previous next


“Very good. We are agreed then, Glaucon, that the state which is to achieve the height of good government must have community1 of wives and children and all education, and also that the pursuits of men and women must be the same in peace and war, and that the rulers or kings2 over them3 are to be those who have approved themselves the best in both war and philosophy.” “We are agreed,” he said. “And we further granted this, [543b] that when the rulers are established in office they shall conduct these soldiers and settle them in habitations4 such as we described, that have nothing private for anybody but are common for all, and in addition to such habitations we agreed, if you remember, what should be the nature of their possessions.5” “Why, yes, I remember,” he said, “that we thought it right that none of them should have anything that ordinary men6 now possess, but that, being as it were athletes7 [543c] of war and guardians, they should receive from the others as pay8 for their guardianship each year their yearly sustenance, and devote their entire attention to the care of themselves and the state.” “That is right,” I said. “But now that we have finished this topic let us recall the point at which we entered on the digression9 that has brought us here, so that we may proceed on our way again by the same path.” “That is easy,” he said; “for at that time, almost exactly as now, on the supposition that you had finished the description of the city, you were going on to say10 that you assumed such a city [543d] as you then described and the corresponding type of man to be good, and that too though, as it appears, you had a still finer city and type of man to tell of;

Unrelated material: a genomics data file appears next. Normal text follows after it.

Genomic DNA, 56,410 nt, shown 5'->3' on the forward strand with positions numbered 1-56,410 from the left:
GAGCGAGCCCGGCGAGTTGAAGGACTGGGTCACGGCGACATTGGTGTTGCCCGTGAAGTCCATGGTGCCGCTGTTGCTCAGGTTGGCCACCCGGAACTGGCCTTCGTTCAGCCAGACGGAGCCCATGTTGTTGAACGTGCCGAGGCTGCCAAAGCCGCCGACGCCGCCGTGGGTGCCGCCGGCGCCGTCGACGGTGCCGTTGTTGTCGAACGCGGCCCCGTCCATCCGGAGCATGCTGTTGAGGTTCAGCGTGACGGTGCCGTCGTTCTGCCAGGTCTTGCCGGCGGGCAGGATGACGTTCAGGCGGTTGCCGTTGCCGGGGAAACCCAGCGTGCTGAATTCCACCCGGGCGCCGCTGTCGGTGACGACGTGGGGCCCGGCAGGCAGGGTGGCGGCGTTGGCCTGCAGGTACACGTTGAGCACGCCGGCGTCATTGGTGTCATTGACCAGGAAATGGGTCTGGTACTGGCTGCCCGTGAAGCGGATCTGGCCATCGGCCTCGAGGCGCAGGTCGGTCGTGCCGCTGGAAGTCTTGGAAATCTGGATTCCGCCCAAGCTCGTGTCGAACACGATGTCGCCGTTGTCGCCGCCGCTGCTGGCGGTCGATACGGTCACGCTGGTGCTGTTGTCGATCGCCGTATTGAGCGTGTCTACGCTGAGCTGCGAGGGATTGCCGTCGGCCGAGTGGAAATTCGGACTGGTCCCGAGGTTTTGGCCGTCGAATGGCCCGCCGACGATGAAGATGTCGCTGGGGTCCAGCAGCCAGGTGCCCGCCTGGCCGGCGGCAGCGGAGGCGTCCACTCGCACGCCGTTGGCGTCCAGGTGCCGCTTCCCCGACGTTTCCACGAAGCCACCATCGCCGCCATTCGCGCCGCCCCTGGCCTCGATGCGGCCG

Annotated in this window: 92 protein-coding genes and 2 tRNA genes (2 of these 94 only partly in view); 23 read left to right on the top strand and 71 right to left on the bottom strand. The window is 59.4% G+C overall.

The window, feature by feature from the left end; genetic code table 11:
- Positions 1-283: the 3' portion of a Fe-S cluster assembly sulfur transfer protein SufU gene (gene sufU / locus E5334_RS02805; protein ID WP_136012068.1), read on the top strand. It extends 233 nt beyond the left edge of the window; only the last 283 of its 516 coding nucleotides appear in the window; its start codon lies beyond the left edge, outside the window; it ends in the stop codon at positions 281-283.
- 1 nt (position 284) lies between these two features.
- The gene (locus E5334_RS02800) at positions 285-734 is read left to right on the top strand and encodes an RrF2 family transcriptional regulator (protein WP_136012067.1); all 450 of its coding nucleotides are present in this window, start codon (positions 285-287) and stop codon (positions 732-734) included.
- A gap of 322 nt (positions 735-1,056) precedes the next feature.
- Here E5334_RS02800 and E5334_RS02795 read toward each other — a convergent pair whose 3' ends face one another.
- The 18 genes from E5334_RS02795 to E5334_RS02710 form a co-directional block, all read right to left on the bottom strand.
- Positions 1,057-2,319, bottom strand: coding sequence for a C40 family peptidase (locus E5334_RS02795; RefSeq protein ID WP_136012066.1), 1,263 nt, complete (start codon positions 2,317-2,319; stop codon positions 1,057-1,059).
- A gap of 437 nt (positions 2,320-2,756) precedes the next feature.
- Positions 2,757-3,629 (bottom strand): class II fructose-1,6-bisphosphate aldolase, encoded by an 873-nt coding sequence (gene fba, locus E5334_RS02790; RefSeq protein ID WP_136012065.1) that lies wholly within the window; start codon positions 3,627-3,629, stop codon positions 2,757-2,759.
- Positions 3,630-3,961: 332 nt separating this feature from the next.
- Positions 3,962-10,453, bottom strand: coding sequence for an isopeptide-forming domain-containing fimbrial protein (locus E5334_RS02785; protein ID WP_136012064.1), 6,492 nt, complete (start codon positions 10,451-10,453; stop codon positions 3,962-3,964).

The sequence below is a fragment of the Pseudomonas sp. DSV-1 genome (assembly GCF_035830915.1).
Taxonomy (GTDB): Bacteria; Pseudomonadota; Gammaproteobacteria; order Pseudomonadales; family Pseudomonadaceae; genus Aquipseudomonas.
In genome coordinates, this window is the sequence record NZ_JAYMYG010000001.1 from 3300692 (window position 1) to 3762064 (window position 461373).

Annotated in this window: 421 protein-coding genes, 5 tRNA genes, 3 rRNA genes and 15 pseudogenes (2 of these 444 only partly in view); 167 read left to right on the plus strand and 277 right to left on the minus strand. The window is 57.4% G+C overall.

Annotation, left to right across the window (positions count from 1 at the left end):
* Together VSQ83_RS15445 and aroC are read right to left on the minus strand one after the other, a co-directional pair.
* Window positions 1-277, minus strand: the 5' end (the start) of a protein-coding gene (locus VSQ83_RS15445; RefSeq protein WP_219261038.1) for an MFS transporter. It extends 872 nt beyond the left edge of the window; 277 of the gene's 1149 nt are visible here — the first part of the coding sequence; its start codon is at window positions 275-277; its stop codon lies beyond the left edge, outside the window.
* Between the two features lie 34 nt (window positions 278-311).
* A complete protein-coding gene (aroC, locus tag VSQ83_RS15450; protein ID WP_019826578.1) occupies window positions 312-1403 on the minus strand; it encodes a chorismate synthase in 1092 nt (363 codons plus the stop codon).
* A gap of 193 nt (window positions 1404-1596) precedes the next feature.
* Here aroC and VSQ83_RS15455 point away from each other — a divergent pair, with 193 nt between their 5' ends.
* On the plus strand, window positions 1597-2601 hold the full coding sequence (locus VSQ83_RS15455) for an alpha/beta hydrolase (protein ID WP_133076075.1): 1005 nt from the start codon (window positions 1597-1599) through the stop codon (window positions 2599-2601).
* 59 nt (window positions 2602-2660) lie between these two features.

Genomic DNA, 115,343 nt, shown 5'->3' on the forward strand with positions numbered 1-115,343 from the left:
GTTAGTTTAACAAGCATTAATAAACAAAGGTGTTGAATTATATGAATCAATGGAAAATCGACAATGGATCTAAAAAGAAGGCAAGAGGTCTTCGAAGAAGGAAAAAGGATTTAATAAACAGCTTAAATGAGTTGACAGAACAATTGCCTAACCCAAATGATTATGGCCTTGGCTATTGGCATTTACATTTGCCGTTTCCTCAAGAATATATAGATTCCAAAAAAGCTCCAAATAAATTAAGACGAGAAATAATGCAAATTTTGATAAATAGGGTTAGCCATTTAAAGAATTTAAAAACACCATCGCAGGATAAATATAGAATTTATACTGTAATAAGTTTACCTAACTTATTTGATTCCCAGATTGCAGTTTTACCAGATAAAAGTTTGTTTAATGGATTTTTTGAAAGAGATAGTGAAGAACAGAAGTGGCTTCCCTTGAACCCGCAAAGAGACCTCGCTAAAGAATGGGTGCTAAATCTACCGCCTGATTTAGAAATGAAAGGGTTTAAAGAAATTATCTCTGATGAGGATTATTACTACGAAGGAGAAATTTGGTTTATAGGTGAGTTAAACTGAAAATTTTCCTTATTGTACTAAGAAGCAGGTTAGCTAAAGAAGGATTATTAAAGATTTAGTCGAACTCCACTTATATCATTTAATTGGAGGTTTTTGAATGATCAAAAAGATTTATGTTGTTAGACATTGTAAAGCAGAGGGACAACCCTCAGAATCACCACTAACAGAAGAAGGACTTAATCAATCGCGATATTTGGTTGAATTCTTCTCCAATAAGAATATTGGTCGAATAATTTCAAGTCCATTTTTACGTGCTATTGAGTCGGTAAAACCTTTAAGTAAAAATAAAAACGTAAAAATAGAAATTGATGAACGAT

1 Strictly speaking, this applies only to the guardians, but Cf. Laws 739 C ff. Aristotle, Pol. 1261 a 6 and 1262 a 41, like many subsequent commentators, misses the point.

2 Cf. 445 D and What Plato Said, p. 539, on Menex. 238 C-D.

3 So Jowett. Adam ad loc. insists that the genitive is partitive, “those of their number are to be kings.”

4 Cf. 415 E.

5 Cf. 416 C.

6 Cf. 429 A.

7 Cf. on 403 E and 521 D. Polyb. i. 6. 6ἀθληταὶ γεγονότες ἀληθινοὶ τῶν κατὰ τὸν πόλεμον ἔργων

8 Cf. 416 E.

9 Cf. Vol. I. p. 424, note c, and What Plato Said, p. 640, on Laws 857 C.

10 Cf. 449 A-B.

Creative Commons License
This work is licensed under a Creative Commons Attribution-ShareAlike 3.0 United States License.

An XML version of this text is available for download, with the additional restriction that you offer Perseus any modifications you make. Perseus provides credit for all accepted changes, storing new additions in a versioning system.

load focus Notes (James Adam)
load focus Greek (1903)
hide Places (automatically extracted)

View a map of the most frequently mentioned places in this document.

Download Pleiades ancient places geospacial dataset for this text.

hide Display Preferences
Greek Display:
Arabic Display:
View by Default:
Browse Bar: